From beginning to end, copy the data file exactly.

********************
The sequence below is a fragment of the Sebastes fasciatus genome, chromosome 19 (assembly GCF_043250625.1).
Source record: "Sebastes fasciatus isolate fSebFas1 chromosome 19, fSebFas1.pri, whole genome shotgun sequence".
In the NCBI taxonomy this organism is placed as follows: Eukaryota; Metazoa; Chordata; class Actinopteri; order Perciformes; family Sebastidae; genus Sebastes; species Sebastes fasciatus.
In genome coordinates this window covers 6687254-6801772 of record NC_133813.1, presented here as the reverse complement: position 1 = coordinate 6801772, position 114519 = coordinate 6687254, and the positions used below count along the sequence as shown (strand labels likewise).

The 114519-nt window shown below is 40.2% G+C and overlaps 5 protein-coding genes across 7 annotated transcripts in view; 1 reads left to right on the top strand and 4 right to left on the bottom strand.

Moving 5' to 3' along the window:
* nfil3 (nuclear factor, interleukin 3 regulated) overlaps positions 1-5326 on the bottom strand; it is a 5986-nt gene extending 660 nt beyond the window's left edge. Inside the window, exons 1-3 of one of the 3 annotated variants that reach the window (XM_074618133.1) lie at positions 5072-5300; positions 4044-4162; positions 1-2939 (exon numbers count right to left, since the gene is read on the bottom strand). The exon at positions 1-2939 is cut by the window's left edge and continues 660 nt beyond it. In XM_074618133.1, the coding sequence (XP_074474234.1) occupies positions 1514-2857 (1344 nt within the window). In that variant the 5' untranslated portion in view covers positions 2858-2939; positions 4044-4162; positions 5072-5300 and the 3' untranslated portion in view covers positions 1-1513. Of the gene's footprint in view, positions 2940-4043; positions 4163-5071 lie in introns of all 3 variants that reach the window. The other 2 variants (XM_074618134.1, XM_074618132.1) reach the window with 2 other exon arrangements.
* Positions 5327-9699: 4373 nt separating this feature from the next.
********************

The sequence below is a fragment of the Sebastes fasciatus genome, chromosome 19 (assembly GCF_043250625.1).
Source record: "Sebastes fasciatus isolate fSebFas1 chromosome 19, fSebFas1.pri, whole genome shotgun sequence".
In the NCBI taxonomy this organism is placed as follows: Eukaryota; Metazoa; Chordata; class Actinopteri; order Perciformes; family Sebastidae; genus Sebastes; species Sebastes fasciatus.
In genome coordinates this window covers 6687254-6801772 of record NC_133813.1, presented here as the reverse complement: position 1 = coordinate 6801772, position 114519 = coordinate 6687254, and the positions used below count along the sequence as shown (strand labels likewise).

The 114519-nt window shown below is 40.2% G+C and overlaps 5 protein-coding genes across 7 annotated transcripts in view; 1 reads left to right on the top strand and 4 right to left on the bottom strand.

Moving 5' to 3' along the window:
* nfil3 (nuclear factor, interleukin 3 regulated) overlaps positions 1-5326 on the bottom strand; it is a 5986-nt gene extending 660 nt beyond the window's left edge. Inside the window, exons 1-3 of one of the 3 annotated variants that reach the window (XM_074618133.1) lie at positions 5072-5300; positions 4044-4162; positions 1-2939 (exon numbers count right to left, since the gene is read on the bottom strand). The exon at positions 1-2939 is cut by the window's left edge and continues 660 nt beyond it. In XM_074618133.1, the coding sequence (XP_074474234.1) occupies positions 1514-2857 (1344 nt within the window). In that variant the 5' untranslated portion in view covers positions 2858-2939; positions 4044-4162; positions 5072-5300 and the 3' untranslated portion in view covers positions 1-1513. Of the gene's footprint in view, positions 2940-4043; positions 4163-5071 lie in introns of all 3 variants that reach the window. The other 2 variants (XM_074618134.1, XM_074618132.1) reach the window with 2 other exon arrangements.
* Positions 5327-9699: 4373 nt separating this feature from the next.